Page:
Object Manipulation in 3ds Max - Using Snap Tools

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Industry
  • Design Visualization
Subject
  • Modeling
  • 2011
  • Basics
  • Building Levels
  • Deploying and Building
  • Environment
Products
  • 3ds Max
Skill Level
  • Beginner
Duration
6 min

Object Manipulation in 3ds Max - Using Snap Tools

In this tutorial, learn how to use Snap Tools to ensure accuracy for Transforms. Snap Tools are most effective when used in conjunction with Move Tools as well as other transforms.


Notes

  • Recorded in: 3ds Max 2010
  • This tutorial is intended for use with 3ds Max version 2010 or higher.

Transcript

00:00:00 --> 00:00:03
Snap tools give you greater accuracy when working with tranforms.

00:00:04 --> 00:00:09
Snap tools are most effective with the Move tool, although they can
be used with Rotate and Scale as well.

00:00:12 --> 00:00:16
The default hotkey to toggle "Move" Snap mode is S.

00:00:17 --> 00:00:21
With Rotate, Angle Snap lets you rotate objects by 5 degrees increments.

00:00:22 --> 00:00:25
The default hotkey to toggle Angle Snap is A.

00:00:26 --> 00:00:31
With Scale, Percent Snap lets you scale objects up or down
by 10% increments.

00:00:31 --> 00:00:34
The default hotkey to toggle Percent Snap is Shift+Ctrl+P.

00:00:35 --> 00:00:44
The default incremental values for rotation and scale of 5 degrees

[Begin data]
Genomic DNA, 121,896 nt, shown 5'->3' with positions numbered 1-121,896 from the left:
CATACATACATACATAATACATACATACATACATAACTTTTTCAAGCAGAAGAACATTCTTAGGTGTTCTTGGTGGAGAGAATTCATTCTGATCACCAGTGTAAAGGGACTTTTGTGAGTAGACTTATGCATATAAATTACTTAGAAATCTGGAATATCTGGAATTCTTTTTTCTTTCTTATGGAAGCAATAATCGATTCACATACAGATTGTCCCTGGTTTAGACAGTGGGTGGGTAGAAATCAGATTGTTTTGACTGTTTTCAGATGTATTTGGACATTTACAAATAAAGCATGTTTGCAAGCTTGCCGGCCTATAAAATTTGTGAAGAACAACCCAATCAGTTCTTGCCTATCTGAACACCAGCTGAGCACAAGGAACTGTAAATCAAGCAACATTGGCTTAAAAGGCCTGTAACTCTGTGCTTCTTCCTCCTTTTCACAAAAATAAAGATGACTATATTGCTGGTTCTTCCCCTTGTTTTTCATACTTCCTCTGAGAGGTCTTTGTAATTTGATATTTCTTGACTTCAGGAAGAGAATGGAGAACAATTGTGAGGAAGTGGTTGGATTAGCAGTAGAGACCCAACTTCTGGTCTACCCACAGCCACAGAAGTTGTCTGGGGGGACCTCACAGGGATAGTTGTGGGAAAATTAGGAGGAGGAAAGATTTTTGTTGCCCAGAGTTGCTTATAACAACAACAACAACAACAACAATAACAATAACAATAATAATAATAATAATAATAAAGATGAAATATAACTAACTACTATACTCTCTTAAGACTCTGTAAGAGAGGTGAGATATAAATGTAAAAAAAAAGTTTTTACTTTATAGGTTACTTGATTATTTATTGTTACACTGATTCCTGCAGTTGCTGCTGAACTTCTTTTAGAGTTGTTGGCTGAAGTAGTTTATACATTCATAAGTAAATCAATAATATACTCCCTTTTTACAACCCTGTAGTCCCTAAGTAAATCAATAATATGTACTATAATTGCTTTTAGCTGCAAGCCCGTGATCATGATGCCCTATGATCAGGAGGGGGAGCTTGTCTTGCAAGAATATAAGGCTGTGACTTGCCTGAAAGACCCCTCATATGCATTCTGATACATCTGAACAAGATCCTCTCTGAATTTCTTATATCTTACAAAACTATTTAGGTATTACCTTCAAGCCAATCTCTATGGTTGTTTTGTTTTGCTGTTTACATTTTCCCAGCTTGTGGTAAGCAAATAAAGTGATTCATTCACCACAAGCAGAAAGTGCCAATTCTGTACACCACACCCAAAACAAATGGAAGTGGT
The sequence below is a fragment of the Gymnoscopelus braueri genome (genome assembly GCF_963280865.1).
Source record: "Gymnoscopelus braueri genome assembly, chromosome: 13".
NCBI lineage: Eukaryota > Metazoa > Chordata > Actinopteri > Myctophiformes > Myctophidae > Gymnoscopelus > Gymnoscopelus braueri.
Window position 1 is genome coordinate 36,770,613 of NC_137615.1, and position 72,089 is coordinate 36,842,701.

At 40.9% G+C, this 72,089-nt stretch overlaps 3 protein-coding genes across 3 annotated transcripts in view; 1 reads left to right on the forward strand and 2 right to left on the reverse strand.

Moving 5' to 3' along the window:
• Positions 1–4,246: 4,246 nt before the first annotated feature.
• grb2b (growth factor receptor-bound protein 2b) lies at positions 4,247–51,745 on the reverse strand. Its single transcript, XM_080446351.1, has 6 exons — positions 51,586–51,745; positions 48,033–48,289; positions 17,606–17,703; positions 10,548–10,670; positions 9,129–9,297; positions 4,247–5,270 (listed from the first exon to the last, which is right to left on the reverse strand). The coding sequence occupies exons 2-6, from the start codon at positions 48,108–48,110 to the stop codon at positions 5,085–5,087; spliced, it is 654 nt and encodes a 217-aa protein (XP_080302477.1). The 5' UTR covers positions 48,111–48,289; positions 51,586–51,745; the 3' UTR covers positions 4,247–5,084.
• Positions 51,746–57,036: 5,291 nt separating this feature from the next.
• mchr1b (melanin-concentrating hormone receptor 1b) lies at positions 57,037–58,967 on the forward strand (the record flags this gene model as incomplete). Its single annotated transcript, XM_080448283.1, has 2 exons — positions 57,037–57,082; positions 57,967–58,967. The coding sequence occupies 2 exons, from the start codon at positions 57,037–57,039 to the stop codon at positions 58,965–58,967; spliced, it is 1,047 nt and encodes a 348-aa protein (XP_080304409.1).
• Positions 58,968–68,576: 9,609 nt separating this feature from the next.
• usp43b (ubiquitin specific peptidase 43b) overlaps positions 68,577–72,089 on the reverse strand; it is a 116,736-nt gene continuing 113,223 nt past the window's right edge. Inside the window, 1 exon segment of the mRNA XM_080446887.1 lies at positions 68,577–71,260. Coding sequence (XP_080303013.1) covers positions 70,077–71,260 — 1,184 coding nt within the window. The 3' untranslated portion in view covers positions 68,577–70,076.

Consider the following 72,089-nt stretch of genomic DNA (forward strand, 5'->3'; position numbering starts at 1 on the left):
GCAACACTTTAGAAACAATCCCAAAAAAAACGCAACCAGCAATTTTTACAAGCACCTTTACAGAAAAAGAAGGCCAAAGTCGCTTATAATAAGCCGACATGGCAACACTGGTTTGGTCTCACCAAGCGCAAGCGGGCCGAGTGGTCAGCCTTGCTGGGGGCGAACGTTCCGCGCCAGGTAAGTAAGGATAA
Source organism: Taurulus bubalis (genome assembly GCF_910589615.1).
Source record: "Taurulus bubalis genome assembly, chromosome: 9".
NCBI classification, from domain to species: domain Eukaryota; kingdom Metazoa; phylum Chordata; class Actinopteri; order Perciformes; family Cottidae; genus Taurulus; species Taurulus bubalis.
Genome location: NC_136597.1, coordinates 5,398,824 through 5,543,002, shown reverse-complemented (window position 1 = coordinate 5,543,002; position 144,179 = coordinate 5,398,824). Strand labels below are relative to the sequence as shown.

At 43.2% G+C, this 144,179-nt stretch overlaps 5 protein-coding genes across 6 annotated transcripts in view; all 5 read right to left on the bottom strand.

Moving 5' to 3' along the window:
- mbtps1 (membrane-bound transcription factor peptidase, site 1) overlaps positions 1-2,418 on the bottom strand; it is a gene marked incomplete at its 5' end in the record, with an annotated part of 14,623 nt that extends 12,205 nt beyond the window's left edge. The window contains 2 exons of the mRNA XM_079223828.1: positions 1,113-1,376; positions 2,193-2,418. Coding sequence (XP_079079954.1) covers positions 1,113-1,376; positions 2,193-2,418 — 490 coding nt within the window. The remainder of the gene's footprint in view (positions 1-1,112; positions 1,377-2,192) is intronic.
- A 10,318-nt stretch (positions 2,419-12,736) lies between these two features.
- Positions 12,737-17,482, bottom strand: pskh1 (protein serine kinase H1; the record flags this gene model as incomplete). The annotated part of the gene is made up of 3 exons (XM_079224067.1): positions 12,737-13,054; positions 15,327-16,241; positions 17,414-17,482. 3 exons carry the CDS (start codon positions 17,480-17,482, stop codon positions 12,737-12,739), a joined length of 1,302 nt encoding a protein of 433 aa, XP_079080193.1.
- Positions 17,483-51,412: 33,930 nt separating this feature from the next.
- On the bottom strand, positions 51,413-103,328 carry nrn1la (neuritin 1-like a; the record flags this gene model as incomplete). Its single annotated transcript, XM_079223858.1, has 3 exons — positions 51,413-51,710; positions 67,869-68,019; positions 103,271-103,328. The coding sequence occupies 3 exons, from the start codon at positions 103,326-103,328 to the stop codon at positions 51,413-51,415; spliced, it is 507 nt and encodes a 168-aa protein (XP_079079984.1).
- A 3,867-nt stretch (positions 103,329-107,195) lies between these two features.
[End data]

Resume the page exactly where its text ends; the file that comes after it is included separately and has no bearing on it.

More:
and 10% respectively can be changed by right clicking the rotation
or scale snap buttons.

00:00:45 --> 00:00:50
Used in conjunction with the Move tool, snap possibilities are much
wider in scope.

00:00:50 --> 00:00:55
The Move snap tool is actually a flyout. You will learn about its
various options in a moment.

00:00:56 --> 00:00:58
For now, leave the default 3D Snap mode active.

00:00:59 --> 00:01:04
When planning to use snap tools, it is usually more efficient to
call up the Snaps toolbar.

00:01:04 --> 00:01:07
This can be done with a right-click on an empty area of the main toolbar.

00:01:08 --> 00:01:12
Using the Snaps toolbar, you can then choose which points in space
you would like to snap onto.

00:01:13 --> 00:01:17
In grid mode, you can only snap to intersecting lines
on the construction grid.

00:01:20 --> 00:01:24
The texture map in this example has been set to match the existing
construction grid.

00:01:27 --> 00:01:32
Perhaps more importantly, you can snap onto geometry points such as
objects' pivot points,

00:01:33 --> 00:01:40
vertex points, midpoints, edges, faces, and so on.

00:01:40 --> 00:01:47
Arguably, one of the most valuable snap options is vertex, which lets
you snap onto any intersecting point between two or more edges.

00:01:48 --> 00:01:52
The default 3D snap mode is best used in a 3D view, such as Perspective
or Camera.

00:01:53 --> 00:01:58
In this mode, you can relocate an object in all three directions,
X, Y and Z,

00:01:58 --> 00:02:03
so that a point on the source object snaps onto a point
on the target object.

00:02:13 --> 00:02:19
In a 2D Orthographic view, such as Top or Front,
using 3D snap can be tricky.

00:02:20 --> 00:02:27